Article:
I received this book for free from Xpresso Book Tours in exchange for an honest review. This does not affect my opinion of the book or the content of my review.The Last of the Firedrakes by Farah Oomerbhoy
Series: The Avalonia Chronicles,
Published by Wise Ink Creative Publishing on August 15th 2015
Genres: Fantasy & Magic, Young Adult, Romance
Buy on: Amazon, Barnes & Noble, iBooks
16-year-old Aurora Darlington is an orphan. Mistreated by her adopted family and bullied at school, she dreams of running away and being free. But when she is kidnapped and dragged through a portal into a magical world, suddenly her old life doesn’t seem so bad.
Avalonia is a dangerous land ruled by powerful mages and a cruel, selfish queen who will do anything to control all seven kingdoms—including killing anyone who stands in her way. Thrust headlong into this new, magical world, Aurora’s arrival sets plans in motion that threaten to destroy all she holds dear.
With the help of a young fae, a magical pegasus, and a handsome mage, Aurora journeys across Avalonia to learn the truth about her past and unleash the power within herself. Kingdoms collide as a complicated web of political intrigue and ancient magic lead Aurora to unravel a shocking secret that will change her life forever.
The Last of the Firedrakes is a romantic fantasy novel by Farah Oomerbhoy, in which a young woman named Aurora Darlington is a orphan who finds herself forced into another dimension that connects to our reality. Avalonia is a dangerous world populated by magicians, fae, and other sorts of fairy tale creatures. After Aurora begins to travel the land she begins to learn more about her past, and meets the dashing vigilante Rafe.
I had a love/hate relationship with this book. Namely the protagonist, Aurora. Aurora was a sweet girl, but so naive and stupid at times that I would scream in frustration. Yet, she still somehow managed to be likable. In fact, all of the characters were pretty likable. From Rafe to the Pegasus Star, The Last of the Firedrakes had tons of interesting characters that kept me interested in the story. As for the story itself? It was also pretty interesting.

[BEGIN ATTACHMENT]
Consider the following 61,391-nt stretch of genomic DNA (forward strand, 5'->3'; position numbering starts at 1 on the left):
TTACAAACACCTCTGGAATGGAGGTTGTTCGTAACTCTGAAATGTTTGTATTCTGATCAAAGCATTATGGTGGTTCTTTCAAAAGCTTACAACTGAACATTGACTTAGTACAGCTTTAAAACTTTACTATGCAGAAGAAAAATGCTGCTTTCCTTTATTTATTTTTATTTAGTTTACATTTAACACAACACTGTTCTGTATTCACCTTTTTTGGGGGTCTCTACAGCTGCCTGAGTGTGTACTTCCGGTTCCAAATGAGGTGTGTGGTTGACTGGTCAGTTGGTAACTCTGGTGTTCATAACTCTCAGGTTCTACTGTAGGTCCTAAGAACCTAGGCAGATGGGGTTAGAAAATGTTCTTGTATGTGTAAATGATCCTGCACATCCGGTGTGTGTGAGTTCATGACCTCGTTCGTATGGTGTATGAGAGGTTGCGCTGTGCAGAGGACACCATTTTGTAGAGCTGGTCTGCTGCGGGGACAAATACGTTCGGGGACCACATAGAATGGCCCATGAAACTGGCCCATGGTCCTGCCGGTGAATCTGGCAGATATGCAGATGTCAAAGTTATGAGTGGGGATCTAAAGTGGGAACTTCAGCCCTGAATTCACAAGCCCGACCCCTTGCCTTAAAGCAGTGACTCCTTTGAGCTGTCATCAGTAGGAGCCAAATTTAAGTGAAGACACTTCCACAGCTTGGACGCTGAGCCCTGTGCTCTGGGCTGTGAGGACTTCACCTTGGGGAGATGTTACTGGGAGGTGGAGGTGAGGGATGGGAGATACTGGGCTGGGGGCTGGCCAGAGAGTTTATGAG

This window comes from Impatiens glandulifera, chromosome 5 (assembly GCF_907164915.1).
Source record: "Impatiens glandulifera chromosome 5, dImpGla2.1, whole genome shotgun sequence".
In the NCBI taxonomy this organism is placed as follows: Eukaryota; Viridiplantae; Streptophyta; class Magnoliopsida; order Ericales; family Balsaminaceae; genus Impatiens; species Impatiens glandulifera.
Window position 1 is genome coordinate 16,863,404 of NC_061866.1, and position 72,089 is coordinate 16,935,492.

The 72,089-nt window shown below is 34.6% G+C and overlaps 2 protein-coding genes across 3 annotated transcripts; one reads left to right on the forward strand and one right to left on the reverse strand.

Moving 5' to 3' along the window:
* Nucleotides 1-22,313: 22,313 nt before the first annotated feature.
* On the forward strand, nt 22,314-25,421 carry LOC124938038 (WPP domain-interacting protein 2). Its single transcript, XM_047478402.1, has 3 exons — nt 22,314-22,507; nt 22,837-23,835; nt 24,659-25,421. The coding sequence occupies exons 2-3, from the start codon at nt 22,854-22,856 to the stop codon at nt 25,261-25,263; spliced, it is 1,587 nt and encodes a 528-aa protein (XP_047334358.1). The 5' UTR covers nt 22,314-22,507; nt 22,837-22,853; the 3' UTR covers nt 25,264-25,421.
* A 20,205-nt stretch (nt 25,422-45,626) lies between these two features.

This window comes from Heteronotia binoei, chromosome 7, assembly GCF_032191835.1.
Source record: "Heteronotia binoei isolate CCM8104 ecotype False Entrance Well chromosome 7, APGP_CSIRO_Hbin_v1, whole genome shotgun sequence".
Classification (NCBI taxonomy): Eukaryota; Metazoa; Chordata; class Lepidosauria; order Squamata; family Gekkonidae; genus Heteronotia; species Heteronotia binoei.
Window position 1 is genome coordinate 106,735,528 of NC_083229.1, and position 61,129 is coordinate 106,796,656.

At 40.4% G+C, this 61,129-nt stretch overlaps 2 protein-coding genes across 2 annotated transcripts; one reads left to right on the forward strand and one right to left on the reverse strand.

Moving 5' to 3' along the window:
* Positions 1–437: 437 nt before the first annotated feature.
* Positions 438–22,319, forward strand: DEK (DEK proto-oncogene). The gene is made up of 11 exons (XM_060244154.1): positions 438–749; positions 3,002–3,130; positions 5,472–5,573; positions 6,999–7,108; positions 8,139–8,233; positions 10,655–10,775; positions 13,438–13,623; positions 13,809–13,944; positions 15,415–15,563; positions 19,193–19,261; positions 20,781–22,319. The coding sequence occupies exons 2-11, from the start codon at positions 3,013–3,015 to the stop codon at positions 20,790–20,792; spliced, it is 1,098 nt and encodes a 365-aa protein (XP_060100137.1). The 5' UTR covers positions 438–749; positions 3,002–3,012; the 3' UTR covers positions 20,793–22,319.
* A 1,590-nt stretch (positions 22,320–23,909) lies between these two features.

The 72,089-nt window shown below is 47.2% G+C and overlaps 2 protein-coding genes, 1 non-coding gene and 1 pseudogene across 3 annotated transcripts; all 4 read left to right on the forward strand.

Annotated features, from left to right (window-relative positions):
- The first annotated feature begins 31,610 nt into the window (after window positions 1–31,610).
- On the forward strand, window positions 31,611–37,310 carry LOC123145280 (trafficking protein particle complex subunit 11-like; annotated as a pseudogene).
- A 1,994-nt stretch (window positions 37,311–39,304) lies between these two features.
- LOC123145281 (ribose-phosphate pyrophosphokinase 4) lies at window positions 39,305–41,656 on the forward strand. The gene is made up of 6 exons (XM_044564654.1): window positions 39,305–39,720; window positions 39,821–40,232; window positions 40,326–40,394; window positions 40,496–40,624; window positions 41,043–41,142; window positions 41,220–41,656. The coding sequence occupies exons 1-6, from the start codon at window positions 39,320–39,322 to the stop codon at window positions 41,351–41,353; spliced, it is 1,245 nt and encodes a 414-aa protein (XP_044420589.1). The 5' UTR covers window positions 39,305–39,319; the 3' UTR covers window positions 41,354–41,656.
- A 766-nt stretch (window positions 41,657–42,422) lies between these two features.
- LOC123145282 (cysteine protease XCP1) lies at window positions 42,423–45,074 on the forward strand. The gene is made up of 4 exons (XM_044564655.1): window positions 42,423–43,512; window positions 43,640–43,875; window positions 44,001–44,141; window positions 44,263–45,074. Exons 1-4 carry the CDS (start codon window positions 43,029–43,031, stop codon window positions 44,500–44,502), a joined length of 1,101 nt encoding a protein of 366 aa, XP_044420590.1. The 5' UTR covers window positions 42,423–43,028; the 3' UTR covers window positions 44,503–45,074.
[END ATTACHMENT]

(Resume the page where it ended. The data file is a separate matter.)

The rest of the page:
“Everything happens for a reason, and nothing is an accident. It is all part of a much larger divine plan,” Duke Silverthorne said gravely, but in a surprisingly kind voice. “When difficulties come, we must see them as what they are—opportunities and a new path to discover your potential. How will you ever know the magnitude of courage you are capable of if you have never experienced the hopelessness of fear?”
Aurora starts out kind of like a female Harry Potter, in that she was orphaned and forced to live with relatives that hated and mistreat her. Then, Like Harry, she discovers a magical world and learns she’s more important than she ever realized. Once Aurora reaches Avalonia, she discovers that it’s ruled by a wicked Queen Morgana, who will have to be stopped in order to save the magical place from destruction. This book has everything I love in a fantasy story. A heroine who must rise to the occasion. A rakish leading man. A funny best friend. And of course, a big battle between good and evil. However, there were things that kind of put me off the novel a bit.
One thing that kind of annoyed me was how Oomerbhoy would have Aurora repeat things she’d previously said. I didn’t know if the author thought I might have forgotten, or wanted to see if I was paying attention (I was), but it was a bit off-putting. I also couldn’t help but draw comparisons to other very popular works of fantasy. As mentioned above, Aurora’s story arc was a bit like Harry Potter, the land of Avalonia and its politics seemed straight out of A Song of Ice and Fire, while the names of places made me do a double take to their similarities to those in Lord of the Rings. While I know there’s no new ideas under the sun anymore, and authors are bound to be inspired by others, the similarities were so close they gave me pause.
Overall, I really enjoyed reading The Last of the Firedrakes. Enough so that I plan to read the second book in the series. Even though Aurora was a bit dumb at times, I’ll admit I enjoyed yelling at her. It kind of became like a sport for me. Besides, I really enjoyed all of the other characters, and am interested to see if the series will take the dark turn I’m expecting. I would recommend this novel to fans of dystopian, and magical fantasy. Maybe even a bit of historical fiction as the world of Avalonia almost seemed as if it was in the Middle Ages.